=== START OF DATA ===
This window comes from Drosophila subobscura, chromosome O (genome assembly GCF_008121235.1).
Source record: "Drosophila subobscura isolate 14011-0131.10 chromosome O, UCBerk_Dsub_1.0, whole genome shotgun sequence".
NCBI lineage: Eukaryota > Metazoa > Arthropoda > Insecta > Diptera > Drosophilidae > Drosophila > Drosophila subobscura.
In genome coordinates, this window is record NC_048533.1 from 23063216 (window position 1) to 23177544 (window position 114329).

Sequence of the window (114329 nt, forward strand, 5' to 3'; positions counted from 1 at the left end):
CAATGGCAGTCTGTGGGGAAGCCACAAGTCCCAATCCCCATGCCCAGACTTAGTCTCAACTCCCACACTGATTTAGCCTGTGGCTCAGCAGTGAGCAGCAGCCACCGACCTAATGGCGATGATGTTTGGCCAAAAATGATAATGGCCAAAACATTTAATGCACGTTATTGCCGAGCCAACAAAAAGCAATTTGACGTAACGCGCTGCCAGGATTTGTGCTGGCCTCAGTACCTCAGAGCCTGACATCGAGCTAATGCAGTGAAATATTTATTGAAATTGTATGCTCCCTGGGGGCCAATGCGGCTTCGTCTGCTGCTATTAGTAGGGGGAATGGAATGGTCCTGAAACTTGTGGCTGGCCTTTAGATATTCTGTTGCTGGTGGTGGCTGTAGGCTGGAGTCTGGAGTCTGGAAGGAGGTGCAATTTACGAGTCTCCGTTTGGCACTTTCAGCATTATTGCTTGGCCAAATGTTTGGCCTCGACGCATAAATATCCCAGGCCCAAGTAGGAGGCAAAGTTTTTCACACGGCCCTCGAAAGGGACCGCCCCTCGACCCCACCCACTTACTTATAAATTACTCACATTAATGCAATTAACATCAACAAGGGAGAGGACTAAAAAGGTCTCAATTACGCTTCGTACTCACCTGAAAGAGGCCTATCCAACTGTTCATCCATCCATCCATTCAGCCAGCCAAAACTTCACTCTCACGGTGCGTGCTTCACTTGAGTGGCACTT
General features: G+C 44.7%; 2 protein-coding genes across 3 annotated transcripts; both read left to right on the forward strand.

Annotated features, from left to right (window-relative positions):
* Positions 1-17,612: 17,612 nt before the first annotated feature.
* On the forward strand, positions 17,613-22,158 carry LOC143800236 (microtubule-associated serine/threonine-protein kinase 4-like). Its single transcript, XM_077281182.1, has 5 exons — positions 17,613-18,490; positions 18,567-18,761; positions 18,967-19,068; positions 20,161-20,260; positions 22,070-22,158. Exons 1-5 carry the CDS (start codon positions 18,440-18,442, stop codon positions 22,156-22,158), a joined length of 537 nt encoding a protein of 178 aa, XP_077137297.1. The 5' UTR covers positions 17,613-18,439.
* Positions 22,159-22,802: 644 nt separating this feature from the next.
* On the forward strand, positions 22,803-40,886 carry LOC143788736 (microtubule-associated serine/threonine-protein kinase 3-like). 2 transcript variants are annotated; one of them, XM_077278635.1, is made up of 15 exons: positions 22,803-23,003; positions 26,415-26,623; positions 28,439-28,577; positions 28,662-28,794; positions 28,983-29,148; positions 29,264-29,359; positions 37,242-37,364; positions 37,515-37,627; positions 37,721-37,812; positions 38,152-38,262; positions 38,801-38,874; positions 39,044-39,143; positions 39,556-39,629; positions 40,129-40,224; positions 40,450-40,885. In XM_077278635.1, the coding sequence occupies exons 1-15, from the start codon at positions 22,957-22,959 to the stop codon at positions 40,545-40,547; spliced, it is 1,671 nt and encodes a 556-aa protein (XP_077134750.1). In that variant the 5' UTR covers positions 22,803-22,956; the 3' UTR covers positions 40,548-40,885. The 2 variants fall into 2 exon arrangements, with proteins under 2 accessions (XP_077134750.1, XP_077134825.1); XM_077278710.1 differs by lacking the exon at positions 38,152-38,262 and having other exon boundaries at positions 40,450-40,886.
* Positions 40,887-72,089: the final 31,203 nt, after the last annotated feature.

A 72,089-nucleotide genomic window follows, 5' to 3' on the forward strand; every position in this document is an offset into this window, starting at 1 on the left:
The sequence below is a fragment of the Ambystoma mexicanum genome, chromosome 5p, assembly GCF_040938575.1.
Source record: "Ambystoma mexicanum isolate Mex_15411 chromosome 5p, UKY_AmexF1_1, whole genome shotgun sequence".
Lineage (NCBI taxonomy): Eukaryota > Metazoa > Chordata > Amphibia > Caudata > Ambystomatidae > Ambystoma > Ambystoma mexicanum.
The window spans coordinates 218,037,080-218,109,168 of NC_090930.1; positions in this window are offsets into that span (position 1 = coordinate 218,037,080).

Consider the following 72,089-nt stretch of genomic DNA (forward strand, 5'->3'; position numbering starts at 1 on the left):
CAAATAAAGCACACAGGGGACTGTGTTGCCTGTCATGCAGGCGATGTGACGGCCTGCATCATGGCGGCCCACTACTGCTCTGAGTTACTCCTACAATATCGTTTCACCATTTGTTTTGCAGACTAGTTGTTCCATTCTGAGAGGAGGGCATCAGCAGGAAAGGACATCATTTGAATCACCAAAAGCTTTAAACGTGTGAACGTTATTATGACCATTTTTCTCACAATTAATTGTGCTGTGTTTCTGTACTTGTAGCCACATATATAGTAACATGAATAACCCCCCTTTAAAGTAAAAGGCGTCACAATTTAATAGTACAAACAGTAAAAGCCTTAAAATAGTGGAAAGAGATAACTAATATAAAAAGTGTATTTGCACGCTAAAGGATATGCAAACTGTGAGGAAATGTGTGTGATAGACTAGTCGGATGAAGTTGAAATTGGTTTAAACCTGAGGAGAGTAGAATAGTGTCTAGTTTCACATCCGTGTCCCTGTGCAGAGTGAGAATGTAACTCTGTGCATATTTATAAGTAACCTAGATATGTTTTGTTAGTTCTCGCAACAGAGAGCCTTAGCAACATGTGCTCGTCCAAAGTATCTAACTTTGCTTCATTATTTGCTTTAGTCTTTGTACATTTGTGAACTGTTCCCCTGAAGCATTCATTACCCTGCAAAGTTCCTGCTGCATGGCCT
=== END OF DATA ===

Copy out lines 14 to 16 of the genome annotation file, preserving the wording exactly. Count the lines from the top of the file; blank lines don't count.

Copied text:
A 72,089-nucleotide genomic window follows, 5' to 3' on the forward strand; every position in this document is an offset into this window, starting at 1 on the left:
The sequence below is a fragment of the Ambystoma mexicanum genome, chromosome 5p, assembly GCF_040938575.1.
Source record: "Ambystoma mexicanum isolate Mex_15411 chromosome 5p, UKY_AmexF1_1, whole genome shotgun sequence".